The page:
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US lawmakers voice opposition to withdrawal from Korea trade deal

WASHINGTON -- A group of bipartisan US lawmakers on Tuesday voiced opposition to President Donald Trump's plans to weigh a possible withdrawal from the US free trade agreement with South Korea.

In a statement, House Ways and Means Committee Chairman Kevin Brady (R-TX), ranking member Richard Neal (D-MA), Senate Finance Committee Chairman Orrin Hatch (R-UT) and ranking member Ron Wyden (D-OR) highlighted the importance of the bilateral deal in the wake of North Korea's latest nuclear test.


Pyongyang conducted its sixth and most powerful nuclear test on Sunday, a day after Trump said he would meet with his advisers this week to consider pulling out of the five-year-old deal.

"North Korea's latest nuclear test underscores yet again the vital importance of the strong alliance between the United States and South Korea," the statement said. "The US-South Korea agreement, negotiated under two presidents and approved by Congress, is a central element of that alliance."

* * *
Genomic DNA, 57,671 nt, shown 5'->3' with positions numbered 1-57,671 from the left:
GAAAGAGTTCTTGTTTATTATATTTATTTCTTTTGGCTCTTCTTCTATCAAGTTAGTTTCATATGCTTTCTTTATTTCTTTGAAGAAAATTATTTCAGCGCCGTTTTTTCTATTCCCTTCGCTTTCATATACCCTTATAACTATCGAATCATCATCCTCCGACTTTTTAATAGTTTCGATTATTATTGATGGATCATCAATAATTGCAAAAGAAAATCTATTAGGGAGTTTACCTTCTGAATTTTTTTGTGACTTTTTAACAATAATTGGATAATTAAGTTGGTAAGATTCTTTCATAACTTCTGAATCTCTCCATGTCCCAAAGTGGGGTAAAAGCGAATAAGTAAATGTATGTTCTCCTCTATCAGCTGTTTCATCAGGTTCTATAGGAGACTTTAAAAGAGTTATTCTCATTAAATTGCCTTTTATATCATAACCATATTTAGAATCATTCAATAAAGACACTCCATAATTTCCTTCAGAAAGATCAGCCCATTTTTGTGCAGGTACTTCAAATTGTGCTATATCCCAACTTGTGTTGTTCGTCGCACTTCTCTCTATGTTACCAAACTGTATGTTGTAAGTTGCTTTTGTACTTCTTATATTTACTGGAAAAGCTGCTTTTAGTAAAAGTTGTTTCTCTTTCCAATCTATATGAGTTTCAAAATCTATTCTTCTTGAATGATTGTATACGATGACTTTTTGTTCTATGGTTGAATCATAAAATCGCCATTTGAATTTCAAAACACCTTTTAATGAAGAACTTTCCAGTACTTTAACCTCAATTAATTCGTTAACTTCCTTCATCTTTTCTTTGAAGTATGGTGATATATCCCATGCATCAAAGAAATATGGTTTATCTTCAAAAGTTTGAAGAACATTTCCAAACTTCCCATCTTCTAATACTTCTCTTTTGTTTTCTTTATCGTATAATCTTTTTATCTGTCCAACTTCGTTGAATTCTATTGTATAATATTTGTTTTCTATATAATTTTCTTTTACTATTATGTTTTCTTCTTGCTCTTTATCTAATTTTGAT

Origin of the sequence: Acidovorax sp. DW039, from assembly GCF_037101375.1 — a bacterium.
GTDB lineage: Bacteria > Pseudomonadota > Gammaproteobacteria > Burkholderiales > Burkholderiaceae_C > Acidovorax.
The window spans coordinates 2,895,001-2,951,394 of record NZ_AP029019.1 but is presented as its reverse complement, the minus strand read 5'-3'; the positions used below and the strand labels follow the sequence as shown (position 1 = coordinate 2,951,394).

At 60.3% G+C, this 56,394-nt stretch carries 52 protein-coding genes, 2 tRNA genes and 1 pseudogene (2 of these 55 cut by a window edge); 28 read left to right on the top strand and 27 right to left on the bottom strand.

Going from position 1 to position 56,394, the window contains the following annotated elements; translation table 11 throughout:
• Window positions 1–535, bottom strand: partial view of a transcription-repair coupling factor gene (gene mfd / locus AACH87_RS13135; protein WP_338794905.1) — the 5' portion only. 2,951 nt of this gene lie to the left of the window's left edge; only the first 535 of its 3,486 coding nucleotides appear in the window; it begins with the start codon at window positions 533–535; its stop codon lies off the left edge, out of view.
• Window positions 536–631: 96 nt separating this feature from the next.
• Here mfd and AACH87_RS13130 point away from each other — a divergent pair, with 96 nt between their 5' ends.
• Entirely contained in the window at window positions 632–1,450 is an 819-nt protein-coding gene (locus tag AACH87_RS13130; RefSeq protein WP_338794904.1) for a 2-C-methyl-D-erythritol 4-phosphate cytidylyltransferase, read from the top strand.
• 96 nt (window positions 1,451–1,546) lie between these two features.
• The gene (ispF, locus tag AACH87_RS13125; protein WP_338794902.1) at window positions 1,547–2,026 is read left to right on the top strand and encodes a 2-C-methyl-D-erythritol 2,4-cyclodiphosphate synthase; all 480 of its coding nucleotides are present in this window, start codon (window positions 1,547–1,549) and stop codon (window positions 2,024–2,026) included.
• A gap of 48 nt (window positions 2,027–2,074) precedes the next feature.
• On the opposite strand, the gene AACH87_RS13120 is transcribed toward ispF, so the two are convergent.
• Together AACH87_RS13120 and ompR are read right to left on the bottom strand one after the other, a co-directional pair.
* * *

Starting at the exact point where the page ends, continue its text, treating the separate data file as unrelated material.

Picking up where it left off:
South Korea is a significant economic partner, according to the lawmakers, as well as the seventh largest export market for the U.S and a vital customer for US manufacturers, services providers, farmers, and ranchers.

"Our trade relationship can be enhanced and, because KORUS's operation has presented frustrations for some important US industries and stakeholders, we must press South Korea to improve its implementation and compliance," the statement said.  "To be effective and constructive, however, we must not withdraw from the agreement while we do so. We welcome bilateral discussions to strengthen the economic ties between South Korea and the United States." (Yonhap)